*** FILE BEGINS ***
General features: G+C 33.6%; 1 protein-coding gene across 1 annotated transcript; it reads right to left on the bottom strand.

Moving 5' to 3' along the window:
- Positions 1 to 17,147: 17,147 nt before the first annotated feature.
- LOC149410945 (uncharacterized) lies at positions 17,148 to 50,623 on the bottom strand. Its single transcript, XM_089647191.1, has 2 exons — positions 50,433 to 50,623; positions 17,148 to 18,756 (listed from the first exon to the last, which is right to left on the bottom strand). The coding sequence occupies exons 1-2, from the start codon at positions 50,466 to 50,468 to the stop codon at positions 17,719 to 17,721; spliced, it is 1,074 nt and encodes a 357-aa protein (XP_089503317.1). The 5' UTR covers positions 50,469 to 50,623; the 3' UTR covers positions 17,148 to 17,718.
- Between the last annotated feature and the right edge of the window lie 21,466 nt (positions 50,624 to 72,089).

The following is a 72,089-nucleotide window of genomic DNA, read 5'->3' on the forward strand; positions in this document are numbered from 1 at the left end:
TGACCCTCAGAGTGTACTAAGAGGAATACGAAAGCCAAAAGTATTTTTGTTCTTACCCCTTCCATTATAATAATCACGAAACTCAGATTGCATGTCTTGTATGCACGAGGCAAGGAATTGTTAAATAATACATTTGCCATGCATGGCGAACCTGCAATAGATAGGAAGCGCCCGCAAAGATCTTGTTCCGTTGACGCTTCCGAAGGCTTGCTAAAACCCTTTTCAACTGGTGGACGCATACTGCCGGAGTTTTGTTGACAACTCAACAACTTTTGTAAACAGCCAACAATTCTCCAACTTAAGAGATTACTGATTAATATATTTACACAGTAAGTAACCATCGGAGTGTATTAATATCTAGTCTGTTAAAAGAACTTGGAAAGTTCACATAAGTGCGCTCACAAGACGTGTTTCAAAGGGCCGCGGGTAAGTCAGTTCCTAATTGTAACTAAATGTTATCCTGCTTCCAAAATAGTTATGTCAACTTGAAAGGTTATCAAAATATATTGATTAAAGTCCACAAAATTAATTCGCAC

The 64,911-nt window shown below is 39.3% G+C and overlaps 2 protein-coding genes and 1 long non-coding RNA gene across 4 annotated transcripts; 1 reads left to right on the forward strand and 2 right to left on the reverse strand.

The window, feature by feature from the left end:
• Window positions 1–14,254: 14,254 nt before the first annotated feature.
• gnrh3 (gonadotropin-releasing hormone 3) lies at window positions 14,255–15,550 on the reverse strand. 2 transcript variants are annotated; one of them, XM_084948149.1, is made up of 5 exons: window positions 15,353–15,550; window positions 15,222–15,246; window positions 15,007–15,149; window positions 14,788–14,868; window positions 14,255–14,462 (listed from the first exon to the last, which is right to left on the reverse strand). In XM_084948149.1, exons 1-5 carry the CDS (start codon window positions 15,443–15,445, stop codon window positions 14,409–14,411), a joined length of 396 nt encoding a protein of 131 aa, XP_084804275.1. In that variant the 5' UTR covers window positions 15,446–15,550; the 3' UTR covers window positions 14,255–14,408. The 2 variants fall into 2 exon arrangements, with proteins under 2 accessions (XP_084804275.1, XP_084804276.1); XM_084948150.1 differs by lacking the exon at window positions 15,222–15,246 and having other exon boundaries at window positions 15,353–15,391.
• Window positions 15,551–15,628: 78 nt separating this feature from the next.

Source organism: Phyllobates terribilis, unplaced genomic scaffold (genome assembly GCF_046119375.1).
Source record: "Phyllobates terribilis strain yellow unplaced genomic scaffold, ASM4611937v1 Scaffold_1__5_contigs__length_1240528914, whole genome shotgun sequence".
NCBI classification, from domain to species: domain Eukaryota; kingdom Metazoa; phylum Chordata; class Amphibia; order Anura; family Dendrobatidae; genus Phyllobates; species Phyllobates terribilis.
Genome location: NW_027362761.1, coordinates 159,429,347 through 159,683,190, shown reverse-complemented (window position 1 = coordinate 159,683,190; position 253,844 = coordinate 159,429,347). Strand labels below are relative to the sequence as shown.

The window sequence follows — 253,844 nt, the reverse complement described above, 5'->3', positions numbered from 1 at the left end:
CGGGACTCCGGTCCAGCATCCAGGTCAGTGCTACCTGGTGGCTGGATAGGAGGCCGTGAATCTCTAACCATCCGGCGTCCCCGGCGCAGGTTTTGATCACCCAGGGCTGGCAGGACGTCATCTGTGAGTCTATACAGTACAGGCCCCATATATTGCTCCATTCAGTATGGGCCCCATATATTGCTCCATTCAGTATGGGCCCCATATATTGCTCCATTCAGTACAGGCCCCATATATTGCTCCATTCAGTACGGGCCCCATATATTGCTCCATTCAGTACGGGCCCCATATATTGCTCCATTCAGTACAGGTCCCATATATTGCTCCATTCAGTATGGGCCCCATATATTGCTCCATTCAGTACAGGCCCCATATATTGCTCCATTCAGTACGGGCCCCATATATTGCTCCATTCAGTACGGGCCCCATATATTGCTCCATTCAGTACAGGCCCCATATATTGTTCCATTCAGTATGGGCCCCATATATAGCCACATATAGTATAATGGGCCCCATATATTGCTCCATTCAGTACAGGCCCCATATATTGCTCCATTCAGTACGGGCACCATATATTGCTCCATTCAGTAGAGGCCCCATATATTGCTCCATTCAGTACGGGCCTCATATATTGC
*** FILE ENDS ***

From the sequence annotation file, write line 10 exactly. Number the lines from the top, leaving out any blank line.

• Window positions 1–14,254: 14,254 nt before the first annotated feature.